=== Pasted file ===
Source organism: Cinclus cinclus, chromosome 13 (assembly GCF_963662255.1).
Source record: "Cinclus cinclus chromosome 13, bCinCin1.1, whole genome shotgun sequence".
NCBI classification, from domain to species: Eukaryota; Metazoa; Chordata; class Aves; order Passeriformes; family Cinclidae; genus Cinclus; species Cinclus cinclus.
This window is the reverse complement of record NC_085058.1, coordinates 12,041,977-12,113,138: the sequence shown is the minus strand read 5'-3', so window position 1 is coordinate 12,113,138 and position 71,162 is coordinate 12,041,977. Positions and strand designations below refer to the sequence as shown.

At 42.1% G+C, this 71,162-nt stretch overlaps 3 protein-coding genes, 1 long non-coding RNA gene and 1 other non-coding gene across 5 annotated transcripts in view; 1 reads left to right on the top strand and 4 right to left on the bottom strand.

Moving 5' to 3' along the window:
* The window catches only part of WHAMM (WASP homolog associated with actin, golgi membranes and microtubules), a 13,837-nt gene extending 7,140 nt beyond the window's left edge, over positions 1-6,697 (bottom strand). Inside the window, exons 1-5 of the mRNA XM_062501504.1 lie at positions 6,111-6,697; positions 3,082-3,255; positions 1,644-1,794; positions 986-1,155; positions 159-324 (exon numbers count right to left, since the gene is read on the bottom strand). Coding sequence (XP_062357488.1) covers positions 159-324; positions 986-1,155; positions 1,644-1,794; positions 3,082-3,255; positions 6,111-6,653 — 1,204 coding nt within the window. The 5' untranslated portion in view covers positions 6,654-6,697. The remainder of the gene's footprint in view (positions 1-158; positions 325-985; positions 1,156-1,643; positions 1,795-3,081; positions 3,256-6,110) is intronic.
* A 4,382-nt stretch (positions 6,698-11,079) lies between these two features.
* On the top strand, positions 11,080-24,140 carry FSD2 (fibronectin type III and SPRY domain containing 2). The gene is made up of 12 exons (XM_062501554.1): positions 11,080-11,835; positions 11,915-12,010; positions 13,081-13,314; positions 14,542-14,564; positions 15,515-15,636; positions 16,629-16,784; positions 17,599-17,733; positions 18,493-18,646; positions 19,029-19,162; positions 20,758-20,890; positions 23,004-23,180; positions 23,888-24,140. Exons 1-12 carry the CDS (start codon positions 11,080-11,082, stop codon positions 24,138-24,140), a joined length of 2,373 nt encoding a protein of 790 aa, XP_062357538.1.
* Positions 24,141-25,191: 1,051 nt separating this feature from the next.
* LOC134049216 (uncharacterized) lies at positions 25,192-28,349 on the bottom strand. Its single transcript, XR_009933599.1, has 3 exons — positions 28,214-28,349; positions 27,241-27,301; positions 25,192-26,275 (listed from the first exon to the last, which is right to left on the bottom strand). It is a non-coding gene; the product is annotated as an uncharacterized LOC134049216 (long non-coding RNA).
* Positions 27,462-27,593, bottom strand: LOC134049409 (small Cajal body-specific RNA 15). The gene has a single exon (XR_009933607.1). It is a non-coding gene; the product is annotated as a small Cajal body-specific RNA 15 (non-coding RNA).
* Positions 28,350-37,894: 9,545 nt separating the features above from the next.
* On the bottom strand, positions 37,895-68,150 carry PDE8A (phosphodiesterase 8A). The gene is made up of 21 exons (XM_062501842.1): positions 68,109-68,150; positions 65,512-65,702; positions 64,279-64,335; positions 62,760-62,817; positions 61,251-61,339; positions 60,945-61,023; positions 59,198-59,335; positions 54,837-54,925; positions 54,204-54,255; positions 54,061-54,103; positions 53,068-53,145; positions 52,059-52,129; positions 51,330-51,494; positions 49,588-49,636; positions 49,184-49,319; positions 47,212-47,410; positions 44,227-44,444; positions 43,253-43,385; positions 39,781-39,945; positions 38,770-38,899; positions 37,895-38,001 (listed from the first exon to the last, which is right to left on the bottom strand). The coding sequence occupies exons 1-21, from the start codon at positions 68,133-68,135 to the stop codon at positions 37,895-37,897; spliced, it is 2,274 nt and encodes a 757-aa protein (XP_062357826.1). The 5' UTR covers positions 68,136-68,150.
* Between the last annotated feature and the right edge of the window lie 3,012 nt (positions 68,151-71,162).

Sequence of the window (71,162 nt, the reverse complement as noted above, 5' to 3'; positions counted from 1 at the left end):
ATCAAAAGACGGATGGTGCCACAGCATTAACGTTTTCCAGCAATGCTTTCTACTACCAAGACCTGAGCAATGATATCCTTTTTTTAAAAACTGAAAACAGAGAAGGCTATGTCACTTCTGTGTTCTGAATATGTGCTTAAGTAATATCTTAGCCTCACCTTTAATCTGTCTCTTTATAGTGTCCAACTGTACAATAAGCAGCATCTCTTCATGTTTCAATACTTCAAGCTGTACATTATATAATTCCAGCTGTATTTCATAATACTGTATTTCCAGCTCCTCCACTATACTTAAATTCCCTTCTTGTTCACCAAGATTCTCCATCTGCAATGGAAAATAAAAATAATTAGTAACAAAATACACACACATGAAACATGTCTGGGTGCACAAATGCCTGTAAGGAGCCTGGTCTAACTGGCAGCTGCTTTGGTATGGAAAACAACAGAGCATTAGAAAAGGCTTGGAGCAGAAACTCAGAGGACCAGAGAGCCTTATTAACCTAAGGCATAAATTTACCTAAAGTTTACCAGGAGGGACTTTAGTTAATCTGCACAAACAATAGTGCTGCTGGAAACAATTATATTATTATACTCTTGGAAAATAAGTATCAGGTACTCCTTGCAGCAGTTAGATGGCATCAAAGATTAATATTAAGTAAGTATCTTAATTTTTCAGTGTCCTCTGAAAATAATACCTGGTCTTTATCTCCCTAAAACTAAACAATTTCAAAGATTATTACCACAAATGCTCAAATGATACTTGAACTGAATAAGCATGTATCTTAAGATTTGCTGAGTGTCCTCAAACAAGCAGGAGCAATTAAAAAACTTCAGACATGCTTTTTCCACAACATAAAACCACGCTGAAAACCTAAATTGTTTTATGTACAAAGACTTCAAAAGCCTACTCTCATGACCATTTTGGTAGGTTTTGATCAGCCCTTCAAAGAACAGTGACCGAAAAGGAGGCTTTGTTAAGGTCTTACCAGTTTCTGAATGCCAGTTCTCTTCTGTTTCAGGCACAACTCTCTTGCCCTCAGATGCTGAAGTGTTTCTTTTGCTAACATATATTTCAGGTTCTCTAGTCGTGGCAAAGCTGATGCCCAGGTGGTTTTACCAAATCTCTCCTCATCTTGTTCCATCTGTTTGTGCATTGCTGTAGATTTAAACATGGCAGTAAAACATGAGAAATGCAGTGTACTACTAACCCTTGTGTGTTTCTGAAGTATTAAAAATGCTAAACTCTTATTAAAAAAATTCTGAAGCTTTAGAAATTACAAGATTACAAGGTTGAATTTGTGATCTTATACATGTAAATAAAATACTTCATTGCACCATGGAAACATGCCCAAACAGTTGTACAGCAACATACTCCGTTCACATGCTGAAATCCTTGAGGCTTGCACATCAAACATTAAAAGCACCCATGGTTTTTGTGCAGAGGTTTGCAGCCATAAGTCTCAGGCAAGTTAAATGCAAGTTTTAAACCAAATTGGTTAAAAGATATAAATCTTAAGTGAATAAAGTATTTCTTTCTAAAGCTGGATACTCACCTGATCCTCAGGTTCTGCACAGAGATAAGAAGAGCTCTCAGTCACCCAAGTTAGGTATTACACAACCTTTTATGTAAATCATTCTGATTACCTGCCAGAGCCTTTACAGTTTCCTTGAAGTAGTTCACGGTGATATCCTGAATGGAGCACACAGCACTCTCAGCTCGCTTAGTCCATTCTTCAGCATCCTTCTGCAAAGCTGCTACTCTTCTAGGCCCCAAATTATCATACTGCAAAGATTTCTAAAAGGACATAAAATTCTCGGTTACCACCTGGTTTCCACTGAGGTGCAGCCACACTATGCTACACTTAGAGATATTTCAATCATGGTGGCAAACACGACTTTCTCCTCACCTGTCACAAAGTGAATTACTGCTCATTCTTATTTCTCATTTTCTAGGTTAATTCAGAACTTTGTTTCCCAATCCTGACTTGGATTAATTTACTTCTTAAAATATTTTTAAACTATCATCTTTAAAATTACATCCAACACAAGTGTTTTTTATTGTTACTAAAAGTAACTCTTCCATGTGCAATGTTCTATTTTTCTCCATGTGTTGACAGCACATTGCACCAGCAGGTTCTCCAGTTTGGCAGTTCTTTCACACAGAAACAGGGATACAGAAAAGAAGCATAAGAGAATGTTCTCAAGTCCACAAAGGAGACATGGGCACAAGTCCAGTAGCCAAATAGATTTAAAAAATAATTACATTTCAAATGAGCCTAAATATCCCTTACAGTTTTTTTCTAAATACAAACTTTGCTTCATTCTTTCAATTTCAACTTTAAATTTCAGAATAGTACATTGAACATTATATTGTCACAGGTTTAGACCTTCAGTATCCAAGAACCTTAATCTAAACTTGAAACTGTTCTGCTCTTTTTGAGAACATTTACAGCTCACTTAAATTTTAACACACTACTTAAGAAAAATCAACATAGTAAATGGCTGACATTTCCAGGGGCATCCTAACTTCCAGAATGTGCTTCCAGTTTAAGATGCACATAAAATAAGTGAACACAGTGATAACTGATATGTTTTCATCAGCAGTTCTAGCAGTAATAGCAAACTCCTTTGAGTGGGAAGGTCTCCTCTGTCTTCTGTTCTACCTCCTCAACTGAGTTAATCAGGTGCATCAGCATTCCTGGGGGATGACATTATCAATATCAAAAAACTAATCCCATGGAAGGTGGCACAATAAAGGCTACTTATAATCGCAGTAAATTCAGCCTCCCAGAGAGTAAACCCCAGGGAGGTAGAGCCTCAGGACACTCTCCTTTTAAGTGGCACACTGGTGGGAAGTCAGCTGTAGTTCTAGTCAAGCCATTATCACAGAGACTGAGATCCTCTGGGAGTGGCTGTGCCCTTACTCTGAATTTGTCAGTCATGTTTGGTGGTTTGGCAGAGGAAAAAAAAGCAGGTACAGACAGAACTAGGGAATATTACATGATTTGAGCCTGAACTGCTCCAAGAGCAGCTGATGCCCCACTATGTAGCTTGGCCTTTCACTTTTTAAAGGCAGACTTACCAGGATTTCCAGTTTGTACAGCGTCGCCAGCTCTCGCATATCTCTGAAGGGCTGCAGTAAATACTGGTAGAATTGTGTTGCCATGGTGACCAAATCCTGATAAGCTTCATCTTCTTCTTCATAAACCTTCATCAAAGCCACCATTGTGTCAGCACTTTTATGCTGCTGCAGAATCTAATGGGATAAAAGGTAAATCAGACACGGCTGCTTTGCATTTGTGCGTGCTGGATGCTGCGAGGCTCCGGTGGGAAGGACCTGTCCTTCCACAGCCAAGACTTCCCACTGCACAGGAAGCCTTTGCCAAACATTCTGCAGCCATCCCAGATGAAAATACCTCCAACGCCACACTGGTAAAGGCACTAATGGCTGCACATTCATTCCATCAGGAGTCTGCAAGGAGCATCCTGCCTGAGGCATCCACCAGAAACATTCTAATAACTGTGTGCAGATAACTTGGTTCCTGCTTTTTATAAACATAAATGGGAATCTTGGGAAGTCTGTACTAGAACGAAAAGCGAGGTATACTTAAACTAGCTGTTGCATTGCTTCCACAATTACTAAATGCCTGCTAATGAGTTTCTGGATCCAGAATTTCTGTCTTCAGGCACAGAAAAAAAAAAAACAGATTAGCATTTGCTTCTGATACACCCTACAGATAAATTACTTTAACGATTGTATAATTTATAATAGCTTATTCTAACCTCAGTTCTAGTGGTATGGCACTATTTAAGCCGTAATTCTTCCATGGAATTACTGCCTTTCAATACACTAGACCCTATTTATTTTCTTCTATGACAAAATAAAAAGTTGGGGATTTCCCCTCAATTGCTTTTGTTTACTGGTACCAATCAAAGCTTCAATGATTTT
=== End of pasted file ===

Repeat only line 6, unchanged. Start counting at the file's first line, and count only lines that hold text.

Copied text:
Moving 5' to 3' along the window: